by Dyana Sofya
Malay Mail Online
October 7, 2015
OCTOBER 7 — The air was chilly but festive. Crowds of Londoners were streaming in, most of them in their work attire as it was a weekday evening.
Amid the hustle and bustle, a few people clad in Malaysian traditional costumes were giving out red hibiscus clips. I took one of myself and pinned it on my hair.
Our national flower as an adornment — what a neat way to commemorate our country on this evening celebrating Malaysia Night in London.
Spread out around Trafalgar Square were stalls selling a variety of Malaysian delicacies such as satay, roti canai, apam balik and much more. For many Malaysians living in London, it was a real treat, even if it was a bit of a luxury at GBP5 per meal (but then again, where else can you get roadside nasi lemak in London?).
As I sat on the steps of Trafalgar Square while waiting for the festivities to begin, a young Malaysian student beside me opened his container of hot, steaming char kuey teow from one of the stalls. I couldn’t help commenting how great it smelled and looked, and tried to recall when was the last time I had a plate of flat rice noodles cooked with seafood, chives, chilli paste and soy sauce. If there’s one thing Malaysians miss almost immediately after leaving home, it is our food!
And so the char kuey teow became an ice-beaker and I began to chat with the student and some of his friends. They all wanted to know about what was happening back home, from donations to 1MDB. The topic of Bersih 4.0 naturally came up, and one student shared with me her interest to participate in the rally, but did not because she and other JPA scholars had received a “love letter” warning them not to attend or risk their scholarships.
This is, of course, not the first time that such threats have been made. In 2011, JPA scholars in Australia received the same “friendly reminder” that the terms and conditions in their scholarship agreements stipulated that they were not allowed to participate in demonstrations or protests deemed by political or detrimental to Malaysia’s image.
Over chicken satay, our conversation steered towards the UKM4 incident and the amendment to Section 15(5) of the Universities and University Colleges Act 1971 (AUKU). In 2012, the Federal Court dismissed the appeal brought by the Government, the Higher Education Minister and Universiti Kebangsaan Malaysia (UKM) against the landmark decision that deemed Section 15(5) of AUKU, which prohibited students from expressing sympathy or support to any political party whether in or outside Malaysia, as unconstitutional.
In the case of UKM4, the four students in question, Muhammad Hilman Idham, Woon King Chai, Azlin Shafina Mohamad Adza and Muhammad Ismail Aminuddin (who coincidentally was my neighbour growing up) were found to have breached Section 15(5)(a) of the Act for allegedly being present during the campaign period of the Hulu Selangor parliamentary by-election on 21 April 2010.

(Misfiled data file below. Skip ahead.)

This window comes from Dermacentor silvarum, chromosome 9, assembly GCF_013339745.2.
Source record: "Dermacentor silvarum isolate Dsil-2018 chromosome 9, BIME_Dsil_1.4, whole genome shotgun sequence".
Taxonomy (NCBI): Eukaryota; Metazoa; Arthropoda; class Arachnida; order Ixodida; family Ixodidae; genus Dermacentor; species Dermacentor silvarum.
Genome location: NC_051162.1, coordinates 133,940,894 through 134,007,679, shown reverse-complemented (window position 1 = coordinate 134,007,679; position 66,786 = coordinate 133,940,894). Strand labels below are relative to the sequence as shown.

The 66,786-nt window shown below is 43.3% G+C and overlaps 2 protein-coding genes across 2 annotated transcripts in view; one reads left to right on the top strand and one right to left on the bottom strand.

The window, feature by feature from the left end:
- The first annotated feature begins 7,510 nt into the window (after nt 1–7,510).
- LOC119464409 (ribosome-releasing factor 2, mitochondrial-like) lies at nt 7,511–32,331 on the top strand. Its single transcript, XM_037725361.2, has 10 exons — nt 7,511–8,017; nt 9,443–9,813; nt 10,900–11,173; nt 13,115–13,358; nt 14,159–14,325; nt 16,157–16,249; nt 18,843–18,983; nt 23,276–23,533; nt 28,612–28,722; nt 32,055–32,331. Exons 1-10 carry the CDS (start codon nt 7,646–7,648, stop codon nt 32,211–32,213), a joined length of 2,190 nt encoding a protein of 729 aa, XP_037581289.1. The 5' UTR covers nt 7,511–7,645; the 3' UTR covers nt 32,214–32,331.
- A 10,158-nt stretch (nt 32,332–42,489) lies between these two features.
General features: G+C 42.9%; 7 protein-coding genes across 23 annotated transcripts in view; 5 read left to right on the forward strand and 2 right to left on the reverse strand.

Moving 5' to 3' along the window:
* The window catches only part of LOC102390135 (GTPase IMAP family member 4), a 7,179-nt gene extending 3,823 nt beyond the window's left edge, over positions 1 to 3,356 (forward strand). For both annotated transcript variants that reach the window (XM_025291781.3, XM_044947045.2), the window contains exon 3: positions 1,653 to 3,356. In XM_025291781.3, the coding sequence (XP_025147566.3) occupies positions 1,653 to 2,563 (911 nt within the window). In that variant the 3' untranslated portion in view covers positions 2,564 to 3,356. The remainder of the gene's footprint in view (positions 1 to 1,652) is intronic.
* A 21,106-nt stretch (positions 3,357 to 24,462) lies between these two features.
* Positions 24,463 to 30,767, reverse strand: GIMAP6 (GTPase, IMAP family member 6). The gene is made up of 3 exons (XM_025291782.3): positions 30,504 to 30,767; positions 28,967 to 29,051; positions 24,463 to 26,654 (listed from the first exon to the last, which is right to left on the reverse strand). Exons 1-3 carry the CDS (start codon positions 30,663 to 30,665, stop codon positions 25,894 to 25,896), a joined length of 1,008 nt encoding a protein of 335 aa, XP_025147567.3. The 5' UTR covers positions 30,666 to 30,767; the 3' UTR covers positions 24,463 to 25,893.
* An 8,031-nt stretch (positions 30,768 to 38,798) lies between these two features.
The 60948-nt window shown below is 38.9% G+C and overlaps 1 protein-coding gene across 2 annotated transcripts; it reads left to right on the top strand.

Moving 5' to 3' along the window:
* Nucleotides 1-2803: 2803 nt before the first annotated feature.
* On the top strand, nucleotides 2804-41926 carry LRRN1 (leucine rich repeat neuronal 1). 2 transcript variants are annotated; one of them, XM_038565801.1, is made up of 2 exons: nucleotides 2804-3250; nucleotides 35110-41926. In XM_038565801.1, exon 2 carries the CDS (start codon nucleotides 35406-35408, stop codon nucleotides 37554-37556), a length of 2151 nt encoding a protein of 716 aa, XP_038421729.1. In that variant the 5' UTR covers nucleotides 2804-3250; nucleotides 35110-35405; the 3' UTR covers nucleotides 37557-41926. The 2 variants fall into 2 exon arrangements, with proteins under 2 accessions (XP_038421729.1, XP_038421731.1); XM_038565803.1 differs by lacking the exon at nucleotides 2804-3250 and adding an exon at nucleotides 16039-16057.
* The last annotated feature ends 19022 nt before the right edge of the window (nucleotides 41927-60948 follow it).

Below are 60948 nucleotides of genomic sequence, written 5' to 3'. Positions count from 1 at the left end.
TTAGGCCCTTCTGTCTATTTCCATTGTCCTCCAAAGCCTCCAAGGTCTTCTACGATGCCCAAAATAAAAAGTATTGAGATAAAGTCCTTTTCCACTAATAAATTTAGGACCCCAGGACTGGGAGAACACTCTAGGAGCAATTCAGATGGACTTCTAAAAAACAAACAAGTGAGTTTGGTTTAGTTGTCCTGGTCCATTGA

They were issued notices by the university to appear before a disciplinary tribunal to answer the charges. The students initiated judicial review, and although they lost in the High Court, the Court of Appeal overturned the decision in a 2-1 majority decision which also ruled that Section 15(5)(a) of the Act was unreasonable and violated the principle of freedom of speech that is guaranteed by the Federal Constitution.
Hence, the question now arises whether the prohibition on JPA scholars from participating in political demonstrations is constitutional.
According to Clause 5.5 of the Federal Scholarship Agreement, students are not allowed to participate in any seditious activity (as defined by the government) or any protest or demonstration.
While the provision of freedom of speech under Article 5 of the Federal Constitution is not absolute, it must be reasonable. Therefore, the question is whether it is reasonable for our scholars to lose their scholarships simply for participating in peaceful rallies?
Meanwhile, Clause 5.6 of the same agreement bans students and student groups from expressing sympathy or support for any political party. This clearly carries the same spirit with the now repealed Section 15(5)(a) of AUKU.
By right, this clause should no longer be in place, as the law itself was deemed unconstitutional. At the same time, this also raises the question about selective application of the law, because we never hear of students who join Kelab UMno in foreign countries being hauled up and threatened with the removal of their scholarships.
It is simply confounding that our government continues to perpetuate rules that deny the fundamental liberties of our students. What makes it worse is the apparent double standards applied.
In November 2011, Datuk Seri Najib Razak told Parliament that the amendment to Section 15 of AUKU was meant to allow political freedom for university students because “the government believes in the maturity and intelligence of our university students.” He further commented that “this decision is a result of the government’s concern and understanding of the people’s aspirations, and how we have listened to their wishes. This is not merely cheap rhetoric or tales from merchants of dreams… This is the result of political will and moral bravery.”
So the prime minister believes that Malaysian students have maturity and intelligence in expressing political sympathy, yet at the same time the same faith is not extended to our federal scholars overseas. I believe that our scholars should be given political freedom. What about you, Mr Prime Minister?